24 February 2018

Wood type, metal type—my type!

I've recently fallen in love with letterpress. Printing began this way—metal or wood type assembled into a layout, inked, and then pressed into paper, creating a printed sheet with a distinctive low-relief texture that I love. I've attended lectures, workshops, and classes, and am hooked.

This piece is my most ambitious to date, created at Lillstreet Art Center, Chicago, in a class on the broadside. I've always loved looking at and designing posters, and that is essentially what a broadside is. Historically, many have been ads, or promoted a politician or a point of view. My piece honors five books and their authors: I've read and been deeply moved by each of them.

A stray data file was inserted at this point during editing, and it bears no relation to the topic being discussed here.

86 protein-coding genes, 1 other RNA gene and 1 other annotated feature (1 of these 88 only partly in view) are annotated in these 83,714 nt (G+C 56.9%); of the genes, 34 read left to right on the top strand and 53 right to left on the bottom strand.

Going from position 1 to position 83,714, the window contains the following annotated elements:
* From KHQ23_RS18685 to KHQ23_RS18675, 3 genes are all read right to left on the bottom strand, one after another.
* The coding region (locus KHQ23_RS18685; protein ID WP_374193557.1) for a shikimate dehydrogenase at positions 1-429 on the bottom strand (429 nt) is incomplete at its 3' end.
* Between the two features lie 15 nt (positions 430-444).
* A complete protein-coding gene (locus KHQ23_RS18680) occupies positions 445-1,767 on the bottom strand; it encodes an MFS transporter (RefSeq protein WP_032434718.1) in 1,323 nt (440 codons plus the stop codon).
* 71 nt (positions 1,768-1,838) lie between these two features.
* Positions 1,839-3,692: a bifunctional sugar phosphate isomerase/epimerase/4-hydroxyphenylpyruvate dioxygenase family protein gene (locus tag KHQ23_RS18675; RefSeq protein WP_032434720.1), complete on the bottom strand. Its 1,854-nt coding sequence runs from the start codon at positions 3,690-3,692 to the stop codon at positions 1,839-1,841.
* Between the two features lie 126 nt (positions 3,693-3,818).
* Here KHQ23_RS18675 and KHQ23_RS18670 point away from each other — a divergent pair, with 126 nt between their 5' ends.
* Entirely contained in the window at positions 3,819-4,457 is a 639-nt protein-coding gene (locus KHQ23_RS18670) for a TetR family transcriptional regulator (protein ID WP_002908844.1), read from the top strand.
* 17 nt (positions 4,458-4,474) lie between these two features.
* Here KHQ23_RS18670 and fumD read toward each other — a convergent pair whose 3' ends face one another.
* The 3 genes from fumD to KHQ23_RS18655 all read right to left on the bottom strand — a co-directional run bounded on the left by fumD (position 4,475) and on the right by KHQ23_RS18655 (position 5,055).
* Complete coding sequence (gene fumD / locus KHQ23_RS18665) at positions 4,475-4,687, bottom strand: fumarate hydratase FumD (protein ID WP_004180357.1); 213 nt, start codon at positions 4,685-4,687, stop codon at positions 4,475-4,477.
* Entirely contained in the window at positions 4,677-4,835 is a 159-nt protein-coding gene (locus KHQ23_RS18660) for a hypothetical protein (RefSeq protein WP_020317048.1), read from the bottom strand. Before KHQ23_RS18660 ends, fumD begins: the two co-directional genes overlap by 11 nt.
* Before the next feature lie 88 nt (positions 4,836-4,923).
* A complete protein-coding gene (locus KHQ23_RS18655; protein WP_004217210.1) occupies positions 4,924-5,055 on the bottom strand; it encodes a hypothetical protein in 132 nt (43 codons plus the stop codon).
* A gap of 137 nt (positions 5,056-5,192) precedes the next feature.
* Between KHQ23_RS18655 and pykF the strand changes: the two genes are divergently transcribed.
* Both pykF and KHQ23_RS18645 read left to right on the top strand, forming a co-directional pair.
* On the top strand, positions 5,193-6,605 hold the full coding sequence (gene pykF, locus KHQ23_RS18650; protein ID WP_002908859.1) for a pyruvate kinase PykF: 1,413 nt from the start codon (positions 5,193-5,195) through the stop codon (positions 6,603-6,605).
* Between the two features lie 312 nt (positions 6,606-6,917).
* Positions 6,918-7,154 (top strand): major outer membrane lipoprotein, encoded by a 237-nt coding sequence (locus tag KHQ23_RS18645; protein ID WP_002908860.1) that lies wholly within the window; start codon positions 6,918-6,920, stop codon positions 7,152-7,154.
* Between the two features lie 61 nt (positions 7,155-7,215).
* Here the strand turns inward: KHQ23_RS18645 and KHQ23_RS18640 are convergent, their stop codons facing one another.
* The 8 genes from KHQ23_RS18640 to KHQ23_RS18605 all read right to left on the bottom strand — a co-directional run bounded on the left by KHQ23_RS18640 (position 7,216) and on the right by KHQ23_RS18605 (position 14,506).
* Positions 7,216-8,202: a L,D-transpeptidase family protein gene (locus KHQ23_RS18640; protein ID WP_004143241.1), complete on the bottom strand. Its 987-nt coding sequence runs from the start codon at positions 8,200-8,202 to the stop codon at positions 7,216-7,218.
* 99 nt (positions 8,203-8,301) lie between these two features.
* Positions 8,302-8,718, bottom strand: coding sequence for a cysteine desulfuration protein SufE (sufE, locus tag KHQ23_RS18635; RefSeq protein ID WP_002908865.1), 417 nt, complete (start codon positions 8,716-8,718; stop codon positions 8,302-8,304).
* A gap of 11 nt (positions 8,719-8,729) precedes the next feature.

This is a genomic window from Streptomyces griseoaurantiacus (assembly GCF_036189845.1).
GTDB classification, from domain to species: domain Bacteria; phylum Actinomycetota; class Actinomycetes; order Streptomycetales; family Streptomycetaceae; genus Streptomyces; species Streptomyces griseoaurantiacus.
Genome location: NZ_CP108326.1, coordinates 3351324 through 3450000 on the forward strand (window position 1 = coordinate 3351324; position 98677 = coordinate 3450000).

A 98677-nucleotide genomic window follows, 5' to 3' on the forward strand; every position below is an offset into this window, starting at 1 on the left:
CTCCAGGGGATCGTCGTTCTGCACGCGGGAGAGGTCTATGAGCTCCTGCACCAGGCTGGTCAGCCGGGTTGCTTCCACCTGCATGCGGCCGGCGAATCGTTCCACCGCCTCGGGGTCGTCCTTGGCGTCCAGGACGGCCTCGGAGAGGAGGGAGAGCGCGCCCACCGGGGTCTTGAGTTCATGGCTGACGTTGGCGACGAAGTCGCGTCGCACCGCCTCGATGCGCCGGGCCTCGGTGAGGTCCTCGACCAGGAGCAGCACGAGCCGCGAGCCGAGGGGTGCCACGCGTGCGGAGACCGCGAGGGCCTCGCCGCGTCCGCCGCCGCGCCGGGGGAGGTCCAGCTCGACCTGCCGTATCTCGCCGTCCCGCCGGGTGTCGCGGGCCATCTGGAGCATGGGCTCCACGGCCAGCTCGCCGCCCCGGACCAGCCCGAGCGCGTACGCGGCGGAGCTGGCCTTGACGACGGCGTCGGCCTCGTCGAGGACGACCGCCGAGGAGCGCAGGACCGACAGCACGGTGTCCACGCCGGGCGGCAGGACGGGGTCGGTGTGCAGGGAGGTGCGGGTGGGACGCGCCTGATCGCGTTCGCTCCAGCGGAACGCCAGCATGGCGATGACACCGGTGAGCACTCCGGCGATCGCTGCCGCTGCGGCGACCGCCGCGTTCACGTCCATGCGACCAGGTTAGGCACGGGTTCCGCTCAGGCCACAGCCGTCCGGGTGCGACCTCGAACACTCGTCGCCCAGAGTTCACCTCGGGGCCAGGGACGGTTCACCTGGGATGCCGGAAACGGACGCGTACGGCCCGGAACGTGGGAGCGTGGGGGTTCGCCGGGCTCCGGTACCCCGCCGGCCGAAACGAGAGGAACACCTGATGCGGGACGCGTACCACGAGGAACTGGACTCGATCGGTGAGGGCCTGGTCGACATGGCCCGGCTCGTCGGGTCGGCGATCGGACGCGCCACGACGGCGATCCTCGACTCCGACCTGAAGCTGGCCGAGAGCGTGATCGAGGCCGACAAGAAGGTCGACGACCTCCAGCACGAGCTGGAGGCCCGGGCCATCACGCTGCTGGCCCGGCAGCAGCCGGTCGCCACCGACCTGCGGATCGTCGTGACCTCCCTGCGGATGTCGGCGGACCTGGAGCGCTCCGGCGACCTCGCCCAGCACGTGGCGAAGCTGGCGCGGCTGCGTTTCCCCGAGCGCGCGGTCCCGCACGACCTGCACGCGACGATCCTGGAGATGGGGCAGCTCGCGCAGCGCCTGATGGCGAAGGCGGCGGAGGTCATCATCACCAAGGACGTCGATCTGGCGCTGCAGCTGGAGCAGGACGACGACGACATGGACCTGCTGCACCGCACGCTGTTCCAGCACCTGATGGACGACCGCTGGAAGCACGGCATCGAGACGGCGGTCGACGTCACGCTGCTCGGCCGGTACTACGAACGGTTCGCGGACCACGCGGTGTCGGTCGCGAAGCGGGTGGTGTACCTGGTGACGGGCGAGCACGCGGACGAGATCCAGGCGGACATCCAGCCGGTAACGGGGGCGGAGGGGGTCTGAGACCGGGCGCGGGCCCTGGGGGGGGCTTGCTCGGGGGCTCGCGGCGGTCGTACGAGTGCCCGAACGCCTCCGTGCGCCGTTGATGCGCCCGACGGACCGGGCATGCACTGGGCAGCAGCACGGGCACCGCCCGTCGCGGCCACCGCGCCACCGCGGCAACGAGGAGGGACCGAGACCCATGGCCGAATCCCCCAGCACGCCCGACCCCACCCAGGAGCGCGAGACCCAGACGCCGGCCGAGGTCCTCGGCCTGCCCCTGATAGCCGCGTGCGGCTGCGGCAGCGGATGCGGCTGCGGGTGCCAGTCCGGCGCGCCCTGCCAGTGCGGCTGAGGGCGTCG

The large ampersands were printed on a simple sign press; the rest of the elements were overprinted on a Vandercook press. The second photo shows my unfinished lockupthe arrangement of type and graphic elements, all held in place by an intricate arrangement of pieces of wood, large and small, and smaller pieces of lead, brass, and copper. Working this way severely limits your ability to control spacing between letters, and you can also be limited by the fonts available in the shop where you're working, e.g., there just may be no "Y" available in a font that's otherwise perfect for your layout. But that's part of the fun, unique challenge, and beauty of traditional letterpress.

I'm looking for opportunities to do limited edition work in this medium, so please contact me if you're intrigued.